We all respond differently in crises, right?
I'm pretty much stone cold. In fact, I sometimes wonder why I'm cooler than a cucumber in a crisis, especially when it comes to my kids. Shoot, one of them could have an arm falling off and I'd be like, "Hold on just a minute, kiddo, I've got to put on my mascara before I turn on the sewing machine. I'll just do a few basting stitches before we go, just to hold it on while I drive you to the ER. Oh, and it's lunch time. Should we drive through and get some food on the way to the hospital?"
A couple of months ago (right before Halloween) we were getting ready for a family trip to the pumpkin patch (actually, our boys had behaved so badly in the week leading up to this excursion that we were actually just going to this produce stand on the side of the road to buy pumpkins).
I was getting dressed in our bedroom, and my husband was still in the shower.
Our oldest, age 7, came into the bedroom holding up a bottle of Goo Gone (it's this oily cleaner stuff that's supposed to get stains out - it's kind of like paint thinner).
"N just drank this," he said.
Our 2-year-old had taken the child-proof lid off the bottle and started to drink it (totally my fault - I'd been working on getting something sticky off a picture frame, and set the bottle of Goo Gone on the side table).
Our son is pretty responsible and had taken it away from her.
I read the back: "If ingested, call the doctor immediately."
No problem, I think. I can do that.
Our daughter is now coughing. Cough, cough. Cough, cough.
Of course, it's Sunday. The doctor's closed. So I call the answering service.
"Doctor Smith's office."
"Hello, my daughter just drank some Goo Gone, and the bottle says to call the doctor. Can I leave a message for a doctor?"
"Which doctor's office are you calling?"
Uh, didn't you just answer the phone with his name?
But now I'm thinking - the kid is coughing (Cough, cough. Cough, cough.) and my husband's going to freak if he gets out of the shower and I don't have an answer.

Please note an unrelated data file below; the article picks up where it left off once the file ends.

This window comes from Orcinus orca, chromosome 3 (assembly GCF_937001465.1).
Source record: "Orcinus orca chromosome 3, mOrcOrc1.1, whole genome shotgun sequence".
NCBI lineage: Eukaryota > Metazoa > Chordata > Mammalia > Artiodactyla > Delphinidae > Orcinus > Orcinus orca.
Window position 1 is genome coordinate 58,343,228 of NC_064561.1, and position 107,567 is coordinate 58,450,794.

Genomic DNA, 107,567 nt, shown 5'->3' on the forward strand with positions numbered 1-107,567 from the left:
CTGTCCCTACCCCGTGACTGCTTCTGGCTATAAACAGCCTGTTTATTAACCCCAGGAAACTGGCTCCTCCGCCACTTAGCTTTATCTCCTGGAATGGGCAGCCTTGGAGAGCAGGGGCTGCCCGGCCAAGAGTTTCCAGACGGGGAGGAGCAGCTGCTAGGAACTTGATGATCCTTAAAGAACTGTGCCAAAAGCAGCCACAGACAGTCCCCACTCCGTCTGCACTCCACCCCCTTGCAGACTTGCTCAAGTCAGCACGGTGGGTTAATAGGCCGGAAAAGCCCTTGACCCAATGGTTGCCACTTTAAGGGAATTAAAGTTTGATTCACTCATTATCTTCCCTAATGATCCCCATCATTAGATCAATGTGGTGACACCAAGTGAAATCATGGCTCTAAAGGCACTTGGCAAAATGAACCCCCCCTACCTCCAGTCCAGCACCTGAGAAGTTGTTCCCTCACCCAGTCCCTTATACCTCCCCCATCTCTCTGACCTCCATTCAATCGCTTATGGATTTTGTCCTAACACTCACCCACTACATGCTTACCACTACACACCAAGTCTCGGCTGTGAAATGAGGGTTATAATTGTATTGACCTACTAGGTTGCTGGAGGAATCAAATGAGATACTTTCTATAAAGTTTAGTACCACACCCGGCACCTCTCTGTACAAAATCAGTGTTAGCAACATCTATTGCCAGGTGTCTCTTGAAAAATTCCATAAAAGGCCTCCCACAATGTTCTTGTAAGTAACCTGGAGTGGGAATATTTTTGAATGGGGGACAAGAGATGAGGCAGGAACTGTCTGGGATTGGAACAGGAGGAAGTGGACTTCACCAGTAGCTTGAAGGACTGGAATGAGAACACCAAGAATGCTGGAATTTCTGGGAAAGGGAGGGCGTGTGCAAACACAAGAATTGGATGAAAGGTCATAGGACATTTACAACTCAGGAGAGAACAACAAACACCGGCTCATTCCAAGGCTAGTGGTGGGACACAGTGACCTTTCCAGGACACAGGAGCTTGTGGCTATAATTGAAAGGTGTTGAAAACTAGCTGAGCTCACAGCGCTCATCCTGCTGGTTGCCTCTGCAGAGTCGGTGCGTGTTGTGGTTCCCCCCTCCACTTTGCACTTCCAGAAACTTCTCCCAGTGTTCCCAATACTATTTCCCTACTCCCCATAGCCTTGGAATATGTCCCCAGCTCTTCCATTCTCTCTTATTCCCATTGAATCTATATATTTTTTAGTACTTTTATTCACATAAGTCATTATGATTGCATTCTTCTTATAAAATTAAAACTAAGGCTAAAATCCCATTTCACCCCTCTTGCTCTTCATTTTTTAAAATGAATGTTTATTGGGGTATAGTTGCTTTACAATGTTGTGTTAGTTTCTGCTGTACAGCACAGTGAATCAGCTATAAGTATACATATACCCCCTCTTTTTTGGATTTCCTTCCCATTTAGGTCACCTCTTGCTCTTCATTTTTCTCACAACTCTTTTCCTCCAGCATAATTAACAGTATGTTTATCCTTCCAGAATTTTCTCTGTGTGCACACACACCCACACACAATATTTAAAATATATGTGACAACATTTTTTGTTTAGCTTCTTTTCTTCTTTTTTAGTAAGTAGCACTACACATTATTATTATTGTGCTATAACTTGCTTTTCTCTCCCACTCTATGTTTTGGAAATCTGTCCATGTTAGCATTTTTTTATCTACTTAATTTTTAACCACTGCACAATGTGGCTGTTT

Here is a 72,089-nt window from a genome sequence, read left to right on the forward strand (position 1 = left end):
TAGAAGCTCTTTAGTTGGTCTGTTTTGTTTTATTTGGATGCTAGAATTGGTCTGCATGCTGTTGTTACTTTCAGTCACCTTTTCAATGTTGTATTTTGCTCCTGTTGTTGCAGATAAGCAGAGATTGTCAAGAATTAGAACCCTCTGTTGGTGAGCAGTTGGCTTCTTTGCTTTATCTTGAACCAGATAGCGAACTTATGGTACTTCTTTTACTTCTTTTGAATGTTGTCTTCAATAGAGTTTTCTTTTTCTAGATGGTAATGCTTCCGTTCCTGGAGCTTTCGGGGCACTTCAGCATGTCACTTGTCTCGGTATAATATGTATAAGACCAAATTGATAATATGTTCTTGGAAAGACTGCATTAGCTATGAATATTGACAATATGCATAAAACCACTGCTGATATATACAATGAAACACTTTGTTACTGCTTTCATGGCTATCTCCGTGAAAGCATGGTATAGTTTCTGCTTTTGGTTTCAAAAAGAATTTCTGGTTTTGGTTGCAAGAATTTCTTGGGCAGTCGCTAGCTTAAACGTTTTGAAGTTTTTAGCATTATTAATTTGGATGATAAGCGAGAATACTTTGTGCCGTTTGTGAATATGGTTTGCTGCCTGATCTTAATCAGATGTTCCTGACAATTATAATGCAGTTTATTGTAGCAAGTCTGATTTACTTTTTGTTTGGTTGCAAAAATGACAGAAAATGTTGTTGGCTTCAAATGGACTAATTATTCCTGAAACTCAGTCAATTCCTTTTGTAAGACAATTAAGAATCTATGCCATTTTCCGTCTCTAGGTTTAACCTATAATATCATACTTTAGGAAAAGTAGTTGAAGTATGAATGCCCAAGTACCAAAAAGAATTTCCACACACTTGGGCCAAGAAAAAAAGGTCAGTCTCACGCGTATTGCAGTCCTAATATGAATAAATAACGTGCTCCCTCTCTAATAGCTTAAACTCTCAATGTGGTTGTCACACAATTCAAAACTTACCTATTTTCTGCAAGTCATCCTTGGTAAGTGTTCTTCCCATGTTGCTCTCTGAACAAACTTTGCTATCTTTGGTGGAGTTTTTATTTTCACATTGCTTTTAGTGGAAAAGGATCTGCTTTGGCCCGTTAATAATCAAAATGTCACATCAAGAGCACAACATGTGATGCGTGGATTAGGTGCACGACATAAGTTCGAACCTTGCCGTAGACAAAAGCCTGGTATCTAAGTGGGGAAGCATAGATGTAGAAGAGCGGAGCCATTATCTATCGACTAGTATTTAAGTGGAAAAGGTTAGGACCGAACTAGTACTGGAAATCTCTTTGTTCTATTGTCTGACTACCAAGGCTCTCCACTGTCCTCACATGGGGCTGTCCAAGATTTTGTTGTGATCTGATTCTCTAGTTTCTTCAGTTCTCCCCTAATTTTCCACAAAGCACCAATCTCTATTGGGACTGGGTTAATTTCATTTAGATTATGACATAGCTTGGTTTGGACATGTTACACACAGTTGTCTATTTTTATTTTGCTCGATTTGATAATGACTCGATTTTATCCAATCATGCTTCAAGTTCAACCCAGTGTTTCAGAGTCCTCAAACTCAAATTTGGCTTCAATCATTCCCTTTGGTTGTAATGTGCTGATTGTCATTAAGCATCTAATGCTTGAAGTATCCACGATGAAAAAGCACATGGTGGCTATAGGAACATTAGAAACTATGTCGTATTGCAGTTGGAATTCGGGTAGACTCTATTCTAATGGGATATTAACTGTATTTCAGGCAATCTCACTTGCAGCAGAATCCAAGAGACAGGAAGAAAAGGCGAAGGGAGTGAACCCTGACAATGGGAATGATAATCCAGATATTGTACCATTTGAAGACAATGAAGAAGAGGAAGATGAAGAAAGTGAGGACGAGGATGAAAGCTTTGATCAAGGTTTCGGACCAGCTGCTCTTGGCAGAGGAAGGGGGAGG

(He always thinks the kids are going to die. Once, our middle son - who was then 2 - fell on a weight bar in our gym and got a huge goose egg on his forehead. My husband reacted by covering his eyes with both hands. Really. True story.)
So I tell the girl the doctor's name again.
"And what happened?"
I explain. I add, "You know, I think this might be a little urgent, actually, so if we could, you know, just page the doctor and convey the urgency of the situation?"
"Yes, yes, of course," she says. "What doctor are you calling for again?"
My husband is out of the shower, and hears me explaining, again, that N swallowed the Goo Gone.
"Oh my GAWD, what are they saying? Do we need to go to the hospital?"
He's scooped N up now, and is saying, "She's coughing. Babe. She's coughing. Who are you talking to?"
I quickly explain that I'm leaving a message for the doctor, and add that he can call poison control while I'm still leaving the message.
"Where's the number?"
"It's on that paper inside the medicine cabinet. You know, that phone book page I tore out and taped inside the cabinet door."
"Where?! I can't find it!"
Still in his towel, carrying N, he runs through the house looking for the number.
Finally he finds it, calls it.
"I don't know why it's not going through!"
He's frantic. By now I've hung up the phone, and am waiting for the doctor to call back.
I call poison control. The man explains that N can get chemical pneumonia from this type of cleaner - which is where the chemicals get into her lungs. It can be dangerous. If her coughing doesn't subside within an hour we should take her to the ER immediately.
The doctor called back and said we should call poison control.
I relay all the info to my husband, then look at our home phone and see the number he dialed when trying to call poison control: the suicide prevention hotline.
In the end, everything turned out fine. N coughed her way through the pumpkin patch/produce stand, but recovered quickly. My husband wasn't so lucky. He's still feeling pretty silly about calling suicide prevention instead of poison control.
But fortunately, I think he'll live.